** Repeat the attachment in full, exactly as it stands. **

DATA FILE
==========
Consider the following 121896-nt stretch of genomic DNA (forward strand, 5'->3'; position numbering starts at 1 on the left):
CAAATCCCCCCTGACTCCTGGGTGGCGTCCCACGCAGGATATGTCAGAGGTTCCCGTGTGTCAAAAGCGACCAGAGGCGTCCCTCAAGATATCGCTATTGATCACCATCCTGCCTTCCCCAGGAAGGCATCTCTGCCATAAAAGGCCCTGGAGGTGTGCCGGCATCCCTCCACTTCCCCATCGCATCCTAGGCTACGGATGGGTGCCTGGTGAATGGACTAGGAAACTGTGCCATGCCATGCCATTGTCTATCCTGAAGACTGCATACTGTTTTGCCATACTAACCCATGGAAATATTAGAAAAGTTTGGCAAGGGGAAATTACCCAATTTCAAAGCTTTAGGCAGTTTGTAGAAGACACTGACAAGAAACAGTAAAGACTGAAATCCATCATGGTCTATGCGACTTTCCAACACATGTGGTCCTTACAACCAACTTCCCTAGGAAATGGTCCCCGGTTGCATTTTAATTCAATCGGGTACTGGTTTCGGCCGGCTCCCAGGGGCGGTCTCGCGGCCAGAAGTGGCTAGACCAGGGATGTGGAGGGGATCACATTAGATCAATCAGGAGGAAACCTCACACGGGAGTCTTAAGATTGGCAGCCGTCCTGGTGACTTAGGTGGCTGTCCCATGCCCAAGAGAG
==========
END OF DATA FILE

Consider the following 121896-nt stretch of genomic DNA (forward strand, 5'->3'; position numbering starts at 1 on the left):
CAAATCCCCCCTGACTCCTGGGTGGCGTCCCACGCAGGATATGTCAGAGGTTCCCGTGTGTCAAAAGCGACCAGAGGCGTCCCTCAAGATATCGCTATTGATCACCATCCTGCCTTCCCCAGGAAGGCATCTCTGCCATAAAAGGCCCTGGAGGTGTGCCGGCATCCCTCCACTTCCCCATCGCATCCTAGGCTACGGATGGGTGCCTGGTGAATGGACTAGGAAACTGTGCCATGCCATGCCATTGTCTATCCTGAAGACTGCATACTGTTTTGCCATACTAACCCATGGAAATATTAGAAAAGTTTGGCAAGGGGAAATTACCCAATTTCAAAGCTTTAGGCAGTTTGTAGAAGACACTGACAAGAAACAGTAAAGACTGAAATCCATCATGGTCTATGCGACTTTCCAACACATGTGGTCCTTACAACCAACTTCCCTAGGAAATGGTCCCCGGTTGCATTTTAATTCAATCGGGTACTGGTTTCGGCCGGCTCCCAGGGGCGGTCTCGCGGCCAGAAGTGGCTAGACCAGGGATGTGGAGGGGATCACATTAGATCAATCAGGAGGAAACCTCACACGGGAGTCTTAAGATTGGCAGCCGTCCTGGTGACTTAGGTGGCTGTCCCATGCCCAAGAGAG